Cover: Alternative Orientations to Social Science Utilization.

Alternative Orientations to Social Science Utilization.

Published 1970

by Kathleen Archibald

Purchase Print Copy

 Format Price
Add to Cart Paperback59 pages $23.00

Although the social science literature tends to assume either an academic or a clinical role for the applied social scientist, another approach--here called the strategic role--is common among economists and military analysts. The clinical or "change agent" approach seeks to solve problems by freeing the decisionmaker from personal hangups. The strategic approach--broadly, systems analysis--works at the intersect of the practical problem and the client's capabilities, analyzes problems in detail, explicates alternatives, and may make specific recommendations. The approaches are illustrated by quotations from interviews with 13 contributors to the war/peace discourse and by examples of the clinical vs. strategic approach to problems ranging from SAC basing to unwanted pregnancy. No single orientation can handle all the complexities of the real world.

This report is part of the RAND paper series. The paper was a product of RAND from 1948 to 2003 that captured speeches, memorials, and derivative research, usually prepared on authors' own time and meant to be the scholarly or scientific contribution of individual authors to their professional fields. Papers were less formal than reports and did not require rigorous peer review.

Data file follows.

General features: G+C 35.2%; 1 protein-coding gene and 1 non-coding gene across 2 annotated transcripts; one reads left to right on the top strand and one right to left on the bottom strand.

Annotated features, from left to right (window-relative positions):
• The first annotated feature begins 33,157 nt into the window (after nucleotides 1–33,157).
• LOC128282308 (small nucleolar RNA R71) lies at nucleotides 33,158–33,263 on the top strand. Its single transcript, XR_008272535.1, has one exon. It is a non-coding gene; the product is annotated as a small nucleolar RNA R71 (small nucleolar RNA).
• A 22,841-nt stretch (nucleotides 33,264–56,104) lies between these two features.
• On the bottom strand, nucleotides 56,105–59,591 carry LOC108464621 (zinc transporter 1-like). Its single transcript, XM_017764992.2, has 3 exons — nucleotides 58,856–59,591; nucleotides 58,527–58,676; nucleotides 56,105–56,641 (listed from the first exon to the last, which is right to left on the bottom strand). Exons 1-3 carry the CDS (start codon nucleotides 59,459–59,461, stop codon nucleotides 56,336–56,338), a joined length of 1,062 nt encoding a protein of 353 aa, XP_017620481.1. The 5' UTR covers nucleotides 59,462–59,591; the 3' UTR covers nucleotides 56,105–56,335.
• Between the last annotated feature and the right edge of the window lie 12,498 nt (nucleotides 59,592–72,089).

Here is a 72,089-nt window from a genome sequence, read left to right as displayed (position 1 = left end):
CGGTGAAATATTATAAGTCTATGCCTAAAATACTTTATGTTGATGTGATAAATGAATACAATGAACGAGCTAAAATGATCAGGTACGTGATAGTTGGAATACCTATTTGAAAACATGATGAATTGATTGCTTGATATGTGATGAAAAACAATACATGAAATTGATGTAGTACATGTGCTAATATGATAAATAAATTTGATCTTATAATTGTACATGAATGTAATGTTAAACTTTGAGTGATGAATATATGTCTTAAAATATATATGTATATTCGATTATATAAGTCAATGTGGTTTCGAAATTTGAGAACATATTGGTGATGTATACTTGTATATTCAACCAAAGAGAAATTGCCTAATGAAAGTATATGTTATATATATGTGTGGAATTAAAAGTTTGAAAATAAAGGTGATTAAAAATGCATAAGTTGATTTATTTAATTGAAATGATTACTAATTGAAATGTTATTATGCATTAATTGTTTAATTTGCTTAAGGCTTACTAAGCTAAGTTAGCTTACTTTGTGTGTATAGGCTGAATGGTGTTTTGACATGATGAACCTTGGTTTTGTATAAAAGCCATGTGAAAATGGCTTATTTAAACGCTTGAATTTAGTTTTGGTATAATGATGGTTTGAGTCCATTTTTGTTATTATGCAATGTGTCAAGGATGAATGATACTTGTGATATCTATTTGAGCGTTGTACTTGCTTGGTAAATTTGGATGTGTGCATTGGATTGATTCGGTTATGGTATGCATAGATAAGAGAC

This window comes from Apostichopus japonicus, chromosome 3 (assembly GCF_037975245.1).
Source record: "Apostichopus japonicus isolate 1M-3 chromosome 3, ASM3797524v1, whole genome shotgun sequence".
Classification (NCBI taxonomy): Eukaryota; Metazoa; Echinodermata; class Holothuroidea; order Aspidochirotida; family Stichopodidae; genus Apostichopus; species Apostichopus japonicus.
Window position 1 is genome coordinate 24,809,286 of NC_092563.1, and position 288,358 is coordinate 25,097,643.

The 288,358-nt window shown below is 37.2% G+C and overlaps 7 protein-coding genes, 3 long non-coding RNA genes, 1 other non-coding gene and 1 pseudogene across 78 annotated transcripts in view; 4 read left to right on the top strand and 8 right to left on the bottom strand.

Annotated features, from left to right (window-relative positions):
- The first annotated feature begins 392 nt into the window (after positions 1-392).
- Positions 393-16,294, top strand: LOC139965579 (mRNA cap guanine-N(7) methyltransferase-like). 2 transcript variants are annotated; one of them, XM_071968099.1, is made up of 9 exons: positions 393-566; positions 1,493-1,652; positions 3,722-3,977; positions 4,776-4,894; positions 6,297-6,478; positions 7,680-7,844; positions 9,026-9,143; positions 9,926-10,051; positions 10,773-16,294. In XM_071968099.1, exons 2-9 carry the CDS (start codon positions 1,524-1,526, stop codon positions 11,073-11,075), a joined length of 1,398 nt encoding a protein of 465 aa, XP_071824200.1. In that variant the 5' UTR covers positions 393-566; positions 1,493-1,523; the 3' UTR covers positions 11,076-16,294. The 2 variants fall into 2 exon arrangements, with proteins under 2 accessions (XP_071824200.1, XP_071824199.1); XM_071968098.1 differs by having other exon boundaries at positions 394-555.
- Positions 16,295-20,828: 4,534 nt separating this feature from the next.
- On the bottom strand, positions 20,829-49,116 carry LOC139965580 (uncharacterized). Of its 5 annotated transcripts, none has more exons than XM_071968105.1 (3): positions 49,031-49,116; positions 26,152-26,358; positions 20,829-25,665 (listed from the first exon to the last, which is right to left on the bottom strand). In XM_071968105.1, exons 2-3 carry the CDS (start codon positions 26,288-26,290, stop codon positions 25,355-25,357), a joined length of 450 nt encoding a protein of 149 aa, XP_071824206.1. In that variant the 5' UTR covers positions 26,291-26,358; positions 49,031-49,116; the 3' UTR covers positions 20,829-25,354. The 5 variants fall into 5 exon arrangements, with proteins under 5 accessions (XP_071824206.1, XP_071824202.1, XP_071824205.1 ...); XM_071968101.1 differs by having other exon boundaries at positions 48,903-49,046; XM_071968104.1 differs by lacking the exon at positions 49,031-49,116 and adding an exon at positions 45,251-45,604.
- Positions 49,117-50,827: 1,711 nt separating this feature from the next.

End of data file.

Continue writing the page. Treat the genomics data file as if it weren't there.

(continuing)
This document and trademark(s) contained herein are protected by law. This representation of RAND intellectual property is provided for noncommercial use only. Unauthorized posting of this publication online is prohibited; linking directly to this product page is encouraged. Permission is required from RAND to reproduce, or reuse in another form, any of its research documents for commercial purposes. For information on reprint and reuse permissions, please visit www.rand.org/pubs/permissions.

RAND is a nonprofit institution that helps improve policy and decisionmaking through research and analysis. RAND's publications do not necessarily reflect the opinions of its research clients and sponsors.